Mobile banking is a relatively recent phenomenon in the western world. Only in the last few years has the wallet become expendable as our cards sit inside our Apple Wallet or Google Pay. Kenya’s mPesa allowed anyone to turn their mobile phone into a pocket bank…back in 2007.
Mobile banking is a relatively recent phenomenon in the western world. Only in the last few years has the leather wallet become expendable as our cards sit inside our Apple Wallet or Google Pay; two companies we see as leaders of innovation. That being said, they are standing on the shoulders of Kenyan software engineers a decade earlier.
In 2007, Kenya launched their mPesa service. The mobile-only banking service, launched by Vodafone allowed anyone to turn their mobile phone into a pocket bank. Users could deposit, withdraw, transact, take out loans and save through SMS based transfers. Why is this significant beyond just a tech history lesson? It sounds like an insecure and clunky product but it may have been one of the greatest economic enablers created. Let’s start from square one. Access to banking is incredibly important for development and poverty alleviation.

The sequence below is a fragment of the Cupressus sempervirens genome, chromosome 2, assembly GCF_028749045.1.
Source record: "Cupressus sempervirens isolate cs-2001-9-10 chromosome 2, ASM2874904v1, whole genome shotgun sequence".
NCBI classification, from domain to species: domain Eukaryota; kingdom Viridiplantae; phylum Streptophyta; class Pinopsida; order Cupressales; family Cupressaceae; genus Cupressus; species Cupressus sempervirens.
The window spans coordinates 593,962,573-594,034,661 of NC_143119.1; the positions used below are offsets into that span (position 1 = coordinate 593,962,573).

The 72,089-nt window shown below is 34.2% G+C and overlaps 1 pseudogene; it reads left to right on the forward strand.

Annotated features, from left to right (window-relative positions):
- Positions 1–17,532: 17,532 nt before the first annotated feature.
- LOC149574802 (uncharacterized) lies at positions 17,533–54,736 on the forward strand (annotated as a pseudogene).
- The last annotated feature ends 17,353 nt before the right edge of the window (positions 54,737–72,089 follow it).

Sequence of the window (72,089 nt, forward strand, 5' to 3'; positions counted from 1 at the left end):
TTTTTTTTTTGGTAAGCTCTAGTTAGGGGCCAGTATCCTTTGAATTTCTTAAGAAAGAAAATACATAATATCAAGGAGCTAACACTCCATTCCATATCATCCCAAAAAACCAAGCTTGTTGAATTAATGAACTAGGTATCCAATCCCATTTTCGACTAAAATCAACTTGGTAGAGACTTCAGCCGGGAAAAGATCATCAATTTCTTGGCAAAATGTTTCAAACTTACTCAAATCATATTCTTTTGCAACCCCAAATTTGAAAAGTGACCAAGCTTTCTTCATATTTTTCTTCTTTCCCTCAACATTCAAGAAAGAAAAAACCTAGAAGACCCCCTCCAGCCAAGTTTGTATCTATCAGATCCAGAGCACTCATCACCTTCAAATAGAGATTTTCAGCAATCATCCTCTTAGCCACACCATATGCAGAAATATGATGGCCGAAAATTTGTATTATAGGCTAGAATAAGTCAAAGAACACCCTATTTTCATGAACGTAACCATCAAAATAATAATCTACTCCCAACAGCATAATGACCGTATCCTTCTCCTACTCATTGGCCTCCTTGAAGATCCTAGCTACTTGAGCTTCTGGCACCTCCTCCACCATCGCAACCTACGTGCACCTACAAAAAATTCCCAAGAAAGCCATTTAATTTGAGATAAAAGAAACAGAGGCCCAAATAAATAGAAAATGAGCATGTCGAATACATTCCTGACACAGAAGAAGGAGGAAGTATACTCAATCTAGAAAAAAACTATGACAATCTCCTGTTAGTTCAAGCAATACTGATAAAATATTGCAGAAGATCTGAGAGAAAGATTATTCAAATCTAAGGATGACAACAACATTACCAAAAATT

Research has estimated that mPesa helped pull 2% of Kenyan households out of poverty. Moreover, female-led households saw a far greater positive impact on consumption. Almost 200,000 females were able to pick a business or retail occupation instead of farming. The switch from cash to mobile-based banking is largely responsible for this. Non-cash banking allows people to earn interest on savings and is way more secure than paper cash. Having a safe place to store wealth allowed citizens to plan further ahead with their spending. On top of that, remittances became so much easier. Instead of paper money being sent across the country to families, funds could be sent in seconds spreading wealth across households. In the event of a shock, like a flood or a tractor breaking down, communities can send money to alleviate the strain. On a community-wide level, this decreased concentration of risk on the individual, allows citizens to take more risks like starting businesses or buying assets like new farm equipment.